Shakspere died at New Place on April 23rd, 1616, and was buried in the chancel of Stratford church two days afterwards. The poet may have been in good health for all we know in January, but the second signature to the will in March is surely, as Malone observes, the irregular, weak, and tremulous hand of illness : and therefore it would not appear that he was cut off by any sudden or violent disease, as of fever, as Mr. Ward affirms. As for festive meetings and bad drainage, we repudiate them altogether ; besides, the fevers occasioned by wine in circulation or by water in stagnation, are of two very different kinds. Which, then, was the cause of the fatal issue—the mulld sack, or the putrid sewer? Which the result the continued or the typhus fever ? It is quite as likely that, in a life of constant exertion of mind and waste of body, he had burnt the candle to the socket, and retired to Stratford when Nature had given him timely warning to retreat.

Mr. Halliwell closes his biography by saying, “ The character of Shakspere is even better substantiated than his history. We have direct and undeniable proofs that he was provident and active in the business of life, judicious and honest, possessing great conversational talent, univer. sally esteemed as gentle and amiable, yet more desirous of accumulating property than increasing his reputation, and occasionally indulging in courses - irregular and wild,' but not incompatible with this generic summary.” And he had previously said (p. 194), “I venture to hazard a remark that may hereafter be discussed, that Shakspere's energies required in some measure the impulse of necessity to develope them in the full extent, and that, after his fortune was made, acting and writing became secondary objects."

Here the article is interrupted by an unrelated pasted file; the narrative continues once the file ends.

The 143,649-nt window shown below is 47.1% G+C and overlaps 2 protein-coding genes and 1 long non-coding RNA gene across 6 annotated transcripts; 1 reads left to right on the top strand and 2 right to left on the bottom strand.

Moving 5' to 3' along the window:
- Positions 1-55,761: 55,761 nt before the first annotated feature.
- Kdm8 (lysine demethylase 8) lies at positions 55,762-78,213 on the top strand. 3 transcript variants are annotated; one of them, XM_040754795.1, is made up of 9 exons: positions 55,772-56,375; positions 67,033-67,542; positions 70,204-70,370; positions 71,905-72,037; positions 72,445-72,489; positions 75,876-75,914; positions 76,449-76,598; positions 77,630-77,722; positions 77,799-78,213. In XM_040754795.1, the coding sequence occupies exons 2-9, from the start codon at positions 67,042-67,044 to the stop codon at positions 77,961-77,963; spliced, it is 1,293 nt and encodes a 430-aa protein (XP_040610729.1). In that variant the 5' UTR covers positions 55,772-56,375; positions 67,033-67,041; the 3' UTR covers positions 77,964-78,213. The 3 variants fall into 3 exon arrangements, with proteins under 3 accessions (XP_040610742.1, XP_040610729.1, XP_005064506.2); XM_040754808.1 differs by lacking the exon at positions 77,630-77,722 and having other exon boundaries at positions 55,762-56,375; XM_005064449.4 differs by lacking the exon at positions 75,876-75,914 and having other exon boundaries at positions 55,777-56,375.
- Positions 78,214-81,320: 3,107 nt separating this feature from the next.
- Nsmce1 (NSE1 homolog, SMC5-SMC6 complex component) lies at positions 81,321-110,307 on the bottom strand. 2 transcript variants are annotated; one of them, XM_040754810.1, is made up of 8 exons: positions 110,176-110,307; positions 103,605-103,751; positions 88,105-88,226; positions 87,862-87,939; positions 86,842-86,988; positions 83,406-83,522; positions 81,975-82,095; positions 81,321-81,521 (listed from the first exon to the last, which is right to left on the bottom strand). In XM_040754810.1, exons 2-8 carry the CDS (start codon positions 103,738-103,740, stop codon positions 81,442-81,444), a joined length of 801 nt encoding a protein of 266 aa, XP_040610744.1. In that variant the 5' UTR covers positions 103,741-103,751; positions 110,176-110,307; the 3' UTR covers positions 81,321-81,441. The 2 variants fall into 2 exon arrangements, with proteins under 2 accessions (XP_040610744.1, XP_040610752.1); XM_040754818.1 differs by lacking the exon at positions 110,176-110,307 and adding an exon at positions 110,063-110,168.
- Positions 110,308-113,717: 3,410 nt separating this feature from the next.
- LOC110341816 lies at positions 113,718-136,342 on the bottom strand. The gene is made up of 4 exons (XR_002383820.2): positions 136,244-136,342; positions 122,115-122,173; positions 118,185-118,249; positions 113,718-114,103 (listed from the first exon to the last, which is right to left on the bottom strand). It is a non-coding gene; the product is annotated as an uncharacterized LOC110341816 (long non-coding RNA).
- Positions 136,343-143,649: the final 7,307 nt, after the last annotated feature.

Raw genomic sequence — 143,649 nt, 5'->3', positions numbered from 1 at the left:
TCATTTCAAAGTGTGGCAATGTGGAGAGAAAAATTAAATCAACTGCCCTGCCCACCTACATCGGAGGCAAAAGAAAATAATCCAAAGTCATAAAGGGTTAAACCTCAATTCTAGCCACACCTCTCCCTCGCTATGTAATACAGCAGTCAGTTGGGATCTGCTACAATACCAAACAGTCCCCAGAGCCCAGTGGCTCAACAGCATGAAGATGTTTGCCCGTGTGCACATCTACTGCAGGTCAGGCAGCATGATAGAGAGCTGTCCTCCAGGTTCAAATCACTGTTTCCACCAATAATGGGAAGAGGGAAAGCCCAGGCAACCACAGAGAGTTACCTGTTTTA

Dr. Farmer, in his Essay on the Learning of Shakspere, has said, “ Every writer on Shakspere hath expressed his astonishment that this author was not solicitous to secure his family a correct edition of his performances ;” and he there states the reasons to be that he sold his works to the company, whose property they became, and it was their interest to keep them safe in manuscript from their rivals. Mr. Capell thinks that he really had formed such a design, but towards his latter days, and when it was too late to put it into execution. But Malone, agreeing with Farmer, says,—“ We have an indisputable proof of a fact which has been doubted, and can now pronounce with certainty that our poet was entirely careless of literary fame, and would patiently endure to be made answerable for compositions which were not his own, without using any means to undeceive the public.” Whether Shakspere looked on his great productions with indifference, or whether he treated them with neglect, we have no means of knowing : Farmer's argument is good to a certain extent, -that after his plays were written they were no longer his own property, and were jealously secured by the purchasers ; yet such was the respect and admiration of him, and such the natural regard for their own interest, that they would gladly have received from his hands any alterations and improvements he had chosen to make : so that we may reasonably conclude that when Shakspere left the theatre he dismissed any further thoughts about those works on which he had spent the best and longest portion of his life, and by which he had established at once his fortune and his fame. Yet we must confess that in our apprehension there is some singularity in the matter not removed by the common explanation and apologies. It is barely possible that after his retirement, according to Capell's opinion, he had not time nor leisure to revise and amend them ; it is also possible that he had no longer the desire; for, granting that he had not the liberty of collecting and printing them, he could have kept in his own possession, or bestowed on his old friends the players, corrected copies of all his productions Could it be, we ask with all possible diffidence, and willingness to be corrected if we are thought wrong, or considered to be uttering one unkind or unjust thought regarding him whose genius is as much our pride and delight as it is that of the world's ; we then ask whether under the increasing seriousness which naturally arises in the mind as the shadows of declining life approach, and when the mimic representations and transitory splendours of the theatre bad gradually faded away before the realities of a new sphere of action before the solid occupations, the tranquil thoughts, and social obligations of his new existence he may not have reflected with few feelings of approbation or content on subjects that had formed the whole prolonged and perpetual occupation of his thoughts, and yet could afford little consolation to the anxieties and little satisfaction to the thoughtfulness of advancing age?